CD16+CD163+ monocytes traffic to sites of inflammation during necrotizing enterocolitis in premature infants

Oluwabunmi O. Olaloye, Peng Liu, Jessica M. Toothaker, Blake T. McCourt, Collin C. McCourt, Jenny Xiao, Erica Prochaska, Spenser Shaffer, Lael Werner, Jordan Gringauz, Misty Good, Jeffrey D. Goldsmith, Xiaojing An, Fujing Wang, Scott B. Snapper, Dror Shouval, Kong Chen, George Tseng, Liza Konnikova*

*Corresponding author for this work

Research output: Contribution to journalArticlepeer-review


Necrotizing enterocolitis (NEC) is a severe gastrointestinal complication of prematurity. Using suspension and imaging mass cytometry coupled with single-cell RNA sequencing, we demonstrate severe inflammation in patients with NEC. NEC mucosa could be subtyped by an influx of three distinct neutrophil phenotypes (immature, newly emigrated, and aged). Furthermore, CD16+CD163+ monocytes/Mφ, correlated with newly emigrated neutrophils, were specifically enriched in NEC mucosa, found adjacent to the blood vessels, and increased in circulation of infants with surgical NEC, suggesting trafficking from the periphery to areas of inflammation. NEC-specific monocytes/Mφ transcribed inflammatory genes, including TREM1, IL1A, IL1B, and calprotectin, and neutrophil recruitment genes IL8, CXCL1, CXCL2, CXCL5 and had enrichment of gene sets in pathways involved in chemotaxis, migration, phagocytosis, and reactive oxygen species generation. In summary, we identify a novel subtype of inflammatory monocytes/Mφ associated with NEC that should be further evaluated as a potential biomarker of surgical NEC and a target for the development of NEC-specific therapeutics.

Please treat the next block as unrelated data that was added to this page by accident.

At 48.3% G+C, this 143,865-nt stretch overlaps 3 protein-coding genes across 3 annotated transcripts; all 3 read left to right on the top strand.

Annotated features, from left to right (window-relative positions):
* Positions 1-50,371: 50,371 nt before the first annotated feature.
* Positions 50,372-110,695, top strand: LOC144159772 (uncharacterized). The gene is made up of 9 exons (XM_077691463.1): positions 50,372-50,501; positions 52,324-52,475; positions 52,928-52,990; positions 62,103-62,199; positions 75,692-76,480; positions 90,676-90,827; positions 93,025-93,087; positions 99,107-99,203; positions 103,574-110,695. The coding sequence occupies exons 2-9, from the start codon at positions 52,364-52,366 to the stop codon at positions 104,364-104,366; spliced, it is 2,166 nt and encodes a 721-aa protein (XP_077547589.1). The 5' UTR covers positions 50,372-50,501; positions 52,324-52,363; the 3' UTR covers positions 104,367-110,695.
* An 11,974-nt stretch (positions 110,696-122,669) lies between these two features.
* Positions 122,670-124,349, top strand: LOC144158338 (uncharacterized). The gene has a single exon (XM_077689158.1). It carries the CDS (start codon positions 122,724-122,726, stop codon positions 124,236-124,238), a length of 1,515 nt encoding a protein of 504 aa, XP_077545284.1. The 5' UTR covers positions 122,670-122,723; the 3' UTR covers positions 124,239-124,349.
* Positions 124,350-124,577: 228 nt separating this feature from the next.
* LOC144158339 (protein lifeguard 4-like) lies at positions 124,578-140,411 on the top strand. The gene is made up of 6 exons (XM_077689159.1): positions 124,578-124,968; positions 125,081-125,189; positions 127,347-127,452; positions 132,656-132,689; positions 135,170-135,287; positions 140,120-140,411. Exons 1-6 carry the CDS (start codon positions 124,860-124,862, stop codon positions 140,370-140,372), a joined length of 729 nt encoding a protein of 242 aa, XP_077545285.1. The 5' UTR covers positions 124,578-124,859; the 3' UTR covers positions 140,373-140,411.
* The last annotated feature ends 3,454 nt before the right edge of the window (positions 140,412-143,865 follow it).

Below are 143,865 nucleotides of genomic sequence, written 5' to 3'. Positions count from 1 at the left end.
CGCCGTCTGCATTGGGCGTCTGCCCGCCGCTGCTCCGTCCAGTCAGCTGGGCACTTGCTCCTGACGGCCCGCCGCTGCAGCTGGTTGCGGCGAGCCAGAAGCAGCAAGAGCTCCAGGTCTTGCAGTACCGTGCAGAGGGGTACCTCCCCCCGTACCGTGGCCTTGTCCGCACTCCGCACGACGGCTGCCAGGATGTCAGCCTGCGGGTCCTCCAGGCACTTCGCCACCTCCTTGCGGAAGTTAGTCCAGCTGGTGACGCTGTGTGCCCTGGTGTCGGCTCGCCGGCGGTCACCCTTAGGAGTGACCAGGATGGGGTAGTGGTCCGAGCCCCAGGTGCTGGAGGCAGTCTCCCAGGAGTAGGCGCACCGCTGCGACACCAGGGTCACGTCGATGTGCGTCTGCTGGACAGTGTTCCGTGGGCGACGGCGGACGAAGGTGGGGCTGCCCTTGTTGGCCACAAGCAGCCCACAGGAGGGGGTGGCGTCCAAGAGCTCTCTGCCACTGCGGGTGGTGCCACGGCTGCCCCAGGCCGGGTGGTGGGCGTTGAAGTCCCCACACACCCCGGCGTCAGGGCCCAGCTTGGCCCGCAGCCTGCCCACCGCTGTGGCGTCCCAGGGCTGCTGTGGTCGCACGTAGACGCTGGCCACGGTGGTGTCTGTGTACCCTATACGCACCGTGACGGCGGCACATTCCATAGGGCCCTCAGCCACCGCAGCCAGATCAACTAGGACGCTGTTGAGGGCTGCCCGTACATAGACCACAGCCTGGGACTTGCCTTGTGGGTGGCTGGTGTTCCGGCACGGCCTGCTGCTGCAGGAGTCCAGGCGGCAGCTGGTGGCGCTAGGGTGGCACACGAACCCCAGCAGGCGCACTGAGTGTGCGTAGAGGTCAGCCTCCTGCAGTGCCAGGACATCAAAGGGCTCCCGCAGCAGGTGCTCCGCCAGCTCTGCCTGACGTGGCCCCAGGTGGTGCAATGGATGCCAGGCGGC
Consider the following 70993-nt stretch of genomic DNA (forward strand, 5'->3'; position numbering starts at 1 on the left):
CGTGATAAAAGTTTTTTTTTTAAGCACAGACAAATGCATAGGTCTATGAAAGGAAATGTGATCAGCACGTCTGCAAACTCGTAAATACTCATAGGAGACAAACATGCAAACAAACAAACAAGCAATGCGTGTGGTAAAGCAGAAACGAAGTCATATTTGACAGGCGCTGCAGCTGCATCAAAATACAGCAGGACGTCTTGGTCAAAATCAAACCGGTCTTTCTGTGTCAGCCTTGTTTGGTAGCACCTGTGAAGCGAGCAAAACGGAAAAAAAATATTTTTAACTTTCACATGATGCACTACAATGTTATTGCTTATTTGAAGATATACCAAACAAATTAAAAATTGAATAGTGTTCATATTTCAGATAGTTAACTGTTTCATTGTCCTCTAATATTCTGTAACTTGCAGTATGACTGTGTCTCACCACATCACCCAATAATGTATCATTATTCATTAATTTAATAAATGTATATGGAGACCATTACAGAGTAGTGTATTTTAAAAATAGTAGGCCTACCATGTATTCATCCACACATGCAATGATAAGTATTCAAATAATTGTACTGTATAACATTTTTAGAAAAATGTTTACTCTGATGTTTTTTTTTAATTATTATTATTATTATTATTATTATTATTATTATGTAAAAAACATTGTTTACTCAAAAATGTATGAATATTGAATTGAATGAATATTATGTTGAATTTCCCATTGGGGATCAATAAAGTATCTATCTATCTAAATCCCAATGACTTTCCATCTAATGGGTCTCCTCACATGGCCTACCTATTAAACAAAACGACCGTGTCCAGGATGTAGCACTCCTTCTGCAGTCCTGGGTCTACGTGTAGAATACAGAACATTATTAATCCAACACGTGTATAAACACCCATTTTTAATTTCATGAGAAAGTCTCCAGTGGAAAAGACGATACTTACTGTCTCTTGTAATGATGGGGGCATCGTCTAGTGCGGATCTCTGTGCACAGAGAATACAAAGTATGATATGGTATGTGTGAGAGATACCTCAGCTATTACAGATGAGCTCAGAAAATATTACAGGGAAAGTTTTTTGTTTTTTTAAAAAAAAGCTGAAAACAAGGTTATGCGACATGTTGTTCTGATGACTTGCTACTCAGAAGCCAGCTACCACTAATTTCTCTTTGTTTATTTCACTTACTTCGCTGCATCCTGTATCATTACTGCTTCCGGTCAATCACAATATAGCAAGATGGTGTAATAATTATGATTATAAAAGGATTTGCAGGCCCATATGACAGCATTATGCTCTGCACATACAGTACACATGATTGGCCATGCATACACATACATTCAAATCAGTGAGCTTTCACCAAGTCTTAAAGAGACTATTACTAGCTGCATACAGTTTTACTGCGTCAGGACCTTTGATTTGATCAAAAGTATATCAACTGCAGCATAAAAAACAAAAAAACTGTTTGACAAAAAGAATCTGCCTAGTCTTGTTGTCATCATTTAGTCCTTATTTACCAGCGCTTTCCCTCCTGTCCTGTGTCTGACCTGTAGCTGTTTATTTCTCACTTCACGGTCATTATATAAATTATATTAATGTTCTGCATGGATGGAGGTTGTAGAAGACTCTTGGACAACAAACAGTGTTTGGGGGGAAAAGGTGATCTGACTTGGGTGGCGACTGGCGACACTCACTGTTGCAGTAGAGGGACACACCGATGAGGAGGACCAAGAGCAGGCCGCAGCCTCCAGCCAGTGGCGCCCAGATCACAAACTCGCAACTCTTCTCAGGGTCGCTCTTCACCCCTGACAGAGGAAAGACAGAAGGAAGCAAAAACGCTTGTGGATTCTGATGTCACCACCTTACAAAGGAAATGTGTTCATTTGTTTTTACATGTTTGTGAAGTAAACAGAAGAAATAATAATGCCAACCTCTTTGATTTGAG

Original languageEnglish
Article numbere20200344
JournalJournal of Experimental Medicine
Issue number9
StatePublished - 16 Jul 2021


FundersFunder number
National Institute of Diabetes and Digestive and Kidney DiseasesP30DK034854
National Institute of Child Health and Human DevelopmentR21HD102565
Yale School of Medicine
Takeda Pharmaceuticals U.S.A.
University of Pittsburgh
Eunice Kennedy Shriver National Institute of Child Health and Human Development


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